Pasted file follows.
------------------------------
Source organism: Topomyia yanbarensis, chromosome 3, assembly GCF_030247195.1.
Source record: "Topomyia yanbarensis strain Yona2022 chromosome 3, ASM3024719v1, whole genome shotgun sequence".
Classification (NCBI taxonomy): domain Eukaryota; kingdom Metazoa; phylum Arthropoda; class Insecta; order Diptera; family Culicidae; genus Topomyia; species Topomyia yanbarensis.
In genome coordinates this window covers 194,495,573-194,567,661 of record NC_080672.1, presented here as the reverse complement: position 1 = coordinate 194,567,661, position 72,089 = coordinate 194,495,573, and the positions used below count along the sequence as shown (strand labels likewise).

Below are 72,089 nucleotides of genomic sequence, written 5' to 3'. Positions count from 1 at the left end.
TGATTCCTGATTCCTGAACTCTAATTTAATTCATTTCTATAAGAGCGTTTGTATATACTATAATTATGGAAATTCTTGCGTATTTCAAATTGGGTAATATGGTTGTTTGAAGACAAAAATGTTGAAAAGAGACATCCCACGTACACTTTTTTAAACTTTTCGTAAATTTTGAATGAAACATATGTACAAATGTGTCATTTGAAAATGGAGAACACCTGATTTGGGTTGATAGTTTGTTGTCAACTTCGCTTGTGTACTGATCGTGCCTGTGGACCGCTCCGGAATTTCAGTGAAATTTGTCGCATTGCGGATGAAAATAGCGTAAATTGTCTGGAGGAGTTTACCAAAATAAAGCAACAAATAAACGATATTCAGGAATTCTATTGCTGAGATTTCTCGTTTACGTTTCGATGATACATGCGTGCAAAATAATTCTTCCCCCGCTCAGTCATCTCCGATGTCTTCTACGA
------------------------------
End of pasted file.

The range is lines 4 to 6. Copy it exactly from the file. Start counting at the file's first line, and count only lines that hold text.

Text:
In genome coordinates this window covers 194,495,573-194,567,661 of record NC_080672.1, presented here as the reverse complement: position 1 = coordinate 194,567,661, position 72,089 = coordinate 194,495,573, and the positions used below count along the sequence as shown (strand labels likewise).

Below are 72,089 nucleotides of genomic sequence, written 5' to 3'. Positions count from 1 at the left end.
TGATTCCTGATTCCTGAACTCTAATTTAATTCATTTCTATAAGAGCGTTTGTATATACTATAATTATGGAAATTCTTGCGTATTTCAAATTGGGTAATATGGTTGTTTGAAGACAAAAATGTTGAAAAGAGACATCCCACGTACACTTTTTTAAACTTTTCGTAAATTTTGAATGAAACATATGTACAAATGTGTCATTTGAAAATGGAGAACACCTGATTTGGGTTGATAGTTTGTTGTCAACTTCGCTTGTGTACTGATCGTGCCTGTGGACCGCTCCGGAATTTCAGTGAAATTTGTCGCATTGCGGATGAAAATAGCGTAAATTGTCTGGAGGAGTTTACCAAAATAAAGCAACAAATAAACGATATTCAGGAATTCTATTGCTGAGATTTCTCGTTTACGTTTCGATGATACATGCGTGCAAAATAATTCTTCCCCCGCTCAGTCATCTCCGATGTCTTCTACGA